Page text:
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mar, which are imputed to him by some or other of these various readings. In one he speaks nonsense; in another makes use of a word that was never heard of; and indeed there is scarce a solecism in writing which the best author is not guilty of, if we may be at liberty to read him in the words of some manuscript, which the laborious editor has thought fit to examine in the prosecution of his work.
I question not but the ladies and pretty fellows will be very curious to understand what it is that I have been hitherto talking of. I shall therefore give them a notion of this practice, by endeavouring to write after several persons who make an eminent figure in the republic of letters. To this end, we will suppose that the following song is an old ode, which I present to the public in a new edition, with the several various readings which I find of it in former editions, and in ancient manuscripts. Those who cannot relish the various readings, will perhaps find their account in the song, which never before appeared in print.
My love was fickle once and changing,
Nor e'er would settle in my heart;
In ev'ry face I found a dart.
An eye then gave the fatal stroke:
And all my former fetters broke.
For Belvidera I endure;
Nor hope to find the wo
After a thousand beauties shewn,
VARIOUS READINGS. Stanza the first, verse the first. And changing.) The and in some manuscripts is written thus, f: but that in the Cotton library writes it in three distinct letters.
Verse the second. Nor e'er would.] Aldus reads it ever would; but as this would hurt the metre, we have restored it to its genuine reading, by observing that syneresis which had been neglected by ignorant transcribers.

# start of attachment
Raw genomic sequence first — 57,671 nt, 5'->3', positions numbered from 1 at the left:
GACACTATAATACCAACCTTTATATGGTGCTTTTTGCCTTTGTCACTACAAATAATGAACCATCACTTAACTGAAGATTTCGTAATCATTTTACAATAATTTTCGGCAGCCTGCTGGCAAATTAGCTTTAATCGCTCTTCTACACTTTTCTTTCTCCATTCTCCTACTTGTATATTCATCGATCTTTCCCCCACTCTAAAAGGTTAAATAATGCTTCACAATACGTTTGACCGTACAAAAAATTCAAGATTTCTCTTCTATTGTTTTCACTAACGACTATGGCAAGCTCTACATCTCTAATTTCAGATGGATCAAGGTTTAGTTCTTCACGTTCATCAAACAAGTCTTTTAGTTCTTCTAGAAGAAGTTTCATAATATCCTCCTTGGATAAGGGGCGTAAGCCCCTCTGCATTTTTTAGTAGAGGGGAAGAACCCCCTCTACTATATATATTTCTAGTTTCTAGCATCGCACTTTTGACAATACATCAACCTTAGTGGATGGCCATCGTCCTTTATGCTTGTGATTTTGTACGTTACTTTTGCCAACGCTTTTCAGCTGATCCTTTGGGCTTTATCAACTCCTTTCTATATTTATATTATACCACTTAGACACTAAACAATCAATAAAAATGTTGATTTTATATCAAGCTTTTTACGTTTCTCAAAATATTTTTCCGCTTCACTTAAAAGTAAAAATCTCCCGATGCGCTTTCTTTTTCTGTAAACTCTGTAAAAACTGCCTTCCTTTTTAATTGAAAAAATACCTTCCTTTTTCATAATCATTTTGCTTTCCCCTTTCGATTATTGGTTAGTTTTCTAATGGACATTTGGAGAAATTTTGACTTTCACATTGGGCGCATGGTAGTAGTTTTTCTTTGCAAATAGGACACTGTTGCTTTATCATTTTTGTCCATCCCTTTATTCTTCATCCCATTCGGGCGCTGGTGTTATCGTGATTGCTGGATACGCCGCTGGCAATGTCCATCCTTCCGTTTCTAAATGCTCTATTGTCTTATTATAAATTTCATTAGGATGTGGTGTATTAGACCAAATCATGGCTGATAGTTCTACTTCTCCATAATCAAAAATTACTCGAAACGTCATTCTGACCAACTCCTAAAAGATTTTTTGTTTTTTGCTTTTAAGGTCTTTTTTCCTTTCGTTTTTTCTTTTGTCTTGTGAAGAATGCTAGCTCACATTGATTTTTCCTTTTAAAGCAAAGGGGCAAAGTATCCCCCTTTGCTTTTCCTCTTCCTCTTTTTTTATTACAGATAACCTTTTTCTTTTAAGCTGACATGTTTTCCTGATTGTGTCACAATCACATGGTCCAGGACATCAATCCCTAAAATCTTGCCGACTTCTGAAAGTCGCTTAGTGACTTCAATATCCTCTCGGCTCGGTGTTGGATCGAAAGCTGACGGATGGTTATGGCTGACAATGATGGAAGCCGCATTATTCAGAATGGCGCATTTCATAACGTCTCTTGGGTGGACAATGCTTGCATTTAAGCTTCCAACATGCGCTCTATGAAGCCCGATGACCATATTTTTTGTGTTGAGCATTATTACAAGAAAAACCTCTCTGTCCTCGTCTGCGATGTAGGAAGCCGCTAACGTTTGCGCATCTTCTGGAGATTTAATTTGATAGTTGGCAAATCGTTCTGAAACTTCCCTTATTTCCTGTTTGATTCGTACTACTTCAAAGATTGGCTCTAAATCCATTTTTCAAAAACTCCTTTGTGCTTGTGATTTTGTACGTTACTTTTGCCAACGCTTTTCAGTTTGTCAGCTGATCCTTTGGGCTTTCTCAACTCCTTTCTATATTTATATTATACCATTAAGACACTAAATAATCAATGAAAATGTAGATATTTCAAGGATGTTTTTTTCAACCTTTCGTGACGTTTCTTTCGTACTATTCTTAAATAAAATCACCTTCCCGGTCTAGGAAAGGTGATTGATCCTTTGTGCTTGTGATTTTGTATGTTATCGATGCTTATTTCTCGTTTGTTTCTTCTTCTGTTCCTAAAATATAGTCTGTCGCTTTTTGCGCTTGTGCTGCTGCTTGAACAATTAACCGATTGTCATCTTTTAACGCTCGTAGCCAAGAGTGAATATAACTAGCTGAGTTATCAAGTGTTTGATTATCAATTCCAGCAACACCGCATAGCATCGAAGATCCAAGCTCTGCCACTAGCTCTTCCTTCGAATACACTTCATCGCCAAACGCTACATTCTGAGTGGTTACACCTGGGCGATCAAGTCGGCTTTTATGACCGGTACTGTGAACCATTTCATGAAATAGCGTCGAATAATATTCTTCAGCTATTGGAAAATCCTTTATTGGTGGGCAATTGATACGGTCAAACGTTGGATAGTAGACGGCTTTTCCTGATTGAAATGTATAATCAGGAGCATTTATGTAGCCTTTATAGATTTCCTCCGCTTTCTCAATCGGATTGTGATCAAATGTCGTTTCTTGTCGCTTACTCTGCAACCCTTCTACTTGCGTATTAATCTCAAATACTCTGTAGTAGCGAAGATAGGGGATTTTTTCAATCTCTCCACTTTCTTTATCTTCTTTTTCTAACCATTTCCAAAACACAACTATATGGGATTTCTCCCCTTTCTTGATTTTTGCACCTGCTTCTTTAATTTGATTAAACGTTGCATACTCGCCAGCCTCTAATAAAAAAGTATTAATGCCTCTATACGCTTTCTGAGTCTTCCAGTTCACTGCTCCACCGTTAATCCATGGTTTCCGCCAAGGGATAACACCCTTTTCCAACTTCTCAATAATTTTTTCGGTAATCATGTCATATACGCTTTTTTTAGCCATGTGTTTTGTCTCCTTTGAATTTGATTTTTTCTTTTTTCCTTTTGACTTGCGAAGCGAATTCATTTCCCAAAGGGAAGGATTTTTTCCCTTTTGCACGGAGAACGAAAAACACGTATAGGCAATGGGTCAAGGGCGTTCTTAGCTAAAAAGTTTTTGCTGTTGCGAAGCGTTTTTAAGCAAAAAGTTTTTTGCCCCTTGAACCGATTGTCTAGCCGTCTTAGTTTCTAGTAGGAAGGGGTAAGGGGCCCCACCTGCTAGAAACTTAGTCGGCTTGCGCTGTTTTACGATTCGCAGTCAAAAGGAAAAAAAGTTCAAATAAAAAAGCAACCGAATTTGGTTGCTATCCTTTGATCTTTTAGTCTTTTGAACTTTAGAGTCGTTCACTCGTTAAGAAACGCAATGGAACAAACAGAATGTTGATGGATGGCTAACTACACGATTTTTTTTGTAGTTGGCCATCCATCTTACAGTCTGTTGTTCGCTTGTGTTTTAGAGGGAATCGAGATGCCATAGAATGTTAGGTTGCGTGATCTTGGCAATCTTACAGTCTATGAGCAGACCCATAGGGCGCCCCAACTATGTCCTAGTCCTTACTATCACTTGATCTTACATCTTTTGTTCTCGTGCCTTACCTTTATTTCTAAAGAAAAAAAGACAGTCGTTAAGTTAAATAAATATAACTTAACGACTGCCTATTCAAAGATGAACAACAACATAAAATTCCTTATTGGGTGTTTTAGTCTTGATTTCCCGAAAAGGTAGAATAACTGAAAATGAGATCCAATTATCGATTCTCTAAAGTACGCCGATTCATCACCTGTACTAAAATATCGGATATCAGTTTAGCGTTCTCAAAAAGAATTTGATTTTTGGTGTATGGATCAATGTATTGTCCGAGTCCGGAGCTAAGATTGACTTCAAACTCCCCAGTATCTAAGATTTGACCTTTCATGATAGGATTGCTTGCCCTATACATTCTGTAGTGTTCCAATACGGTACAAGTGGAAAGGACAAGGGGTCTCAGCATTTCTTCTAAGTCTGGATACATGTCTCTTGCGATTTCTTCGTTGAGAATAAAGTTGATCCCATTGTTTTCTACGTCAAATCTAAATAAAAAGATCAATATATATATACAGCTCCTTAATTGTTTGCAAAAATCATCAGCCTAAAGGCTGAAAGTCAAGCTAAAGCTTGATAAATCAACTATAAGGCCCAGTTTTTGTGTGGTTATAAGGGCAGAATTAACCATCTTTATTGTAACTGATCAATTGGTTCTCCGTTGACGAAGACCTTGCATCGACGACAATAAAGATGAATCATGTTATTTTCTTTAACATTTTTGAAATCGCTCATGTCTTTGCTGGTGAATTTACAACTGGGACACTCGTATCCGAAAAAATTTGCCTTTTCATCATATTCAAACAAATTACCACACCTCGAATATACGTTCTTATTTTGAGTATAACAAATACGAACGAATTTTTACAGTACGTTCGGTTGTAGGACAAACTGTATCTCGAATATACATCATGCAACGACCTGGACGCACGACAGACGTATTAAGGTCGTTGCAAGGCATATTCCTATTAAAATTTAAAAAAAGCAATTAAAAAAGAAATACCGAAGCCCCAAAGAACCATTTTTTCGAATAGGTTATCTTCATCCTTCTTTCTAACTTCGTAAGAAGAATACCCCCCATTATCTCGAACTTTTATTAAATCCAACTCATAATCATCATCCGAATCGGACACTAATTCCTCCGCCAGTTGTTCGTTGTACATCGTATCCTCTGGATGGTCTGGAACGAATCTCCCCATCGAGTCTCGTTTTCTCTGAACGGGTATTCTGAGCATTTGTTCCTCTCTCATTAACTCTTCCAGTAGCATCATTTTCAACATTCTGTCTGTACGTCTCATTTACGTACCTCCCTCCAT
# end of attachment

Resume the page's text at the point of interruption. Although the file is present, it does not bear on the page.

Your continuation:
Ibid. In my heart.] Scaliger and others, on my heart.
Verse the fourth. I found a dart.] The Vatican manuscript for I reads it ; but this must have been the hallụci, nation of the transcriber, who probably mistook the dash of the I for a T.
Stanza the second, verse the second. The fatal stroke.] Scioppius, Salmasius, and many others, for the read a; but I have stuck to the usual reading.
Verse the third. Till by her wit.) Some manuscripts have it his wit, others your, others their wit. But as I find Corinna to be the name of a woinan in other authors, I cannot doubt but it should be her.
Stanza the third, verse the first. A long and lasting anguish.] The German manuscript reads a lasting passion, but the rhyme will not admit it.
Verse the second. For Belvidera I endure.] Did not all the manuscripts reclaim, I should change Belvidera into Pelvidera; Pelvis being used by several of the ancient comic writers for a looking glass, by which means the etymology of the word is very visible, and Pelvidera will signify a lady who often looks in her glass ; as indeed she had very good reason, if she had all those beauties which our poet here ascribes to her.
Verse the third. Hourly I sigh, and hourly languish.] Some for the word hourly read daily, and others nightly; the last has great authorities of its side.
Verse the fourth. The wonted cure.] The elder Stevens reads wanted cure.
Stanza the fourth, verse the second. After a thousand beauties.] In several copies we meet with a hundred beauties, by the usual error of the transcribers, who probably omitted a cipher, and had not taste enough to know that the word thousand was ten times a greater compliment to the poet's mistress than a hundred.